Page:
Disembodiment and The Heart: Podcasting as a Safe Space for the Discussion of Intimate Embodied Experience

Authors: Karathanasopoulou, E. and Williams, H.

Conference: Oral History and the Media

Dates: 9-10 July 2021

Journal: https://www.ohs.org.uk/wp-content/uploads/2021/06/OHS_conf2021_programme_final.pdf

Abstract:

The #metoo movement established the disclosure of sexual violence via social media as mainstream and offered participants a platform to share experiences, receive support and feel part of a community. In response to this, we explore the use of audio methods such as podcasting as a conduit to describe traumatic, embodied experiences and the ways in which non-visual media can provide a safe, positive environment to reveal intimate and deeply personal information. We are particularly interested in the tension between the disembodiment of audio media and the embodied nature of these experiences.

While much previous work has focused on radio as a confessional medium, in this paper we examine the capacity of podcasts to facilitate confession and testimony in light of the increasing supply of listening on demand programmes. By comparing podcasting to radio phone-in programmes, we contemplate the producer/listener dynamic, the facilitation of empathetic relationships and the place of participatory media in programmes dedicated to themes of consent and sexual violence.

Using The Heart podcast as a case study, this paper analyses aspects of the production, content and affect of the mini-series No, and includes reflections on audio recording and headphone listening practices in the context of trauma, consent and disclosure. In the programme the producer/presenter uses her own personal testimony combined with the perspectives of male friends, family members and partners in order to make sense of her own experiences within a gendered landscape.

This paper takes an interdisciplinary approach which combines radio studies, gender studies and criminology to offer a unique insight into radio and podcasting practice through the lens of contemporary discussions of non-consensual sexual experiences, gendered power dynamics and accountability.

http://eprints.bournemouth.ac.uk/36179/

Source: Manual

Disembodiment and The Heart: Podcasting as a Safe Space for the Discussion of Intimate Embodied Experience

Authors: Karathanasopoulou, E. and Williams, H.

Conference: Oral History and the Media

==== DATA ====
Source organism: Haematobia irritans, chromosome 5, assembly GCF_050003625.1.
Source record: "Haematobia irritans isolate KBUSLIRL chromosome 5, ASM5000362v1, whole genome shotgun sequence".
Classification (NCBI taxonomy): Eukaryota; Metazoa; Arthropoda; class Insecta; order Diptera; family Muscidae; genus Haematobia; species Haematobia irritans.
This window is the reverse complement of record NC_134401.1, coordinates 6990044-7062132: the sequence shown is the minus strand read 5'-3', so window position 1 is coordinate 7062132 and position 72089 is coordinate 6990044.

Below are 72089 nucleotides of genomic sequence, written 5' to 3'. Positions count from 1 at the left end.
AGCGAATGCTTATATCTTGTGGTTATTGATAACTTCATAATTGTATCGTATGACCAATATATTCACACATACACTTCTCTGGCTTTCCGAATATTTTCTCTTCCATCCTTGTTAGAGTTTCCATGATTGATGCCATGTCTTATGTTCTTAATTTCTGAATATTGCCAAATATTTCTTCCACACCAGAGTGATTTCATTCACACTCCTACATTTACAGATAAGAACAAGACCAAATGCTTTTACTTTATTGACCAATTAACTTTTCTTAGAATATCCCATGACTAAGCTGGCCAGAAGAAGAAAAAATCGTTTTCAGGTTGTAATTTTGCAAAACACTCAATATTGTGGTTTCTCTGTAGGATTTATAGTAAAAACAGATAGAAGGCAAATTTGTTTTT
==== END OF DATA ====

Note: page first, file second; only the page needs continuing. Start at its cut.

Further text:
Abstract:

The #metoo movement established the disclosure of sexual violence via social media as mainstream and offered participants a platform to share experiences, receive support and feel part of a community. In response to this, we explore the use of audio methods such as podcasting as a conduit to describe traumatic, embodied experiences and the ways in which non-visual media can provide a safe, positive environment to reveal intimate and deeply personal information. We are particularly interested in the tension between the disembodiment of audio media and the embodied nature of these experiences. While much previous work has focused on radio as a confessional medium, in this paper we examine the capacity of podcasts to facilitate confession and testimony in light of the increasing supply of listening on demand programmes. By comparing podcasting to radio phone-in programmes, we contemplate the producer/listener dynamic, the facilitation of empathetic relationships and the place of participatory media in programmes dedicated to themes of consent and sexual violence. Using The Heart podcast as a case study, this paper analyses aspects of the production, content and affect of the mini-series No, and includes reflections on audio recording and headphone listening practices in the context of trauma, consent and disclosure. In the programme the producer/presenter uses her own personal testimony combined with the perspectives of male friends, family members and partners in order to make sense of her own experiences within a gendered landscape. This paper takes an interdisciplinary approach which combines radio studies, gender studies and criminology to offer a unique insight into radio and podcasting practice through the lens of contemporary discussions of non-consensual sexual experiences, gendered power dynamics and accountability.

http://eprints.bournemouth.ac.uk/36179/

Source: BURO EPrints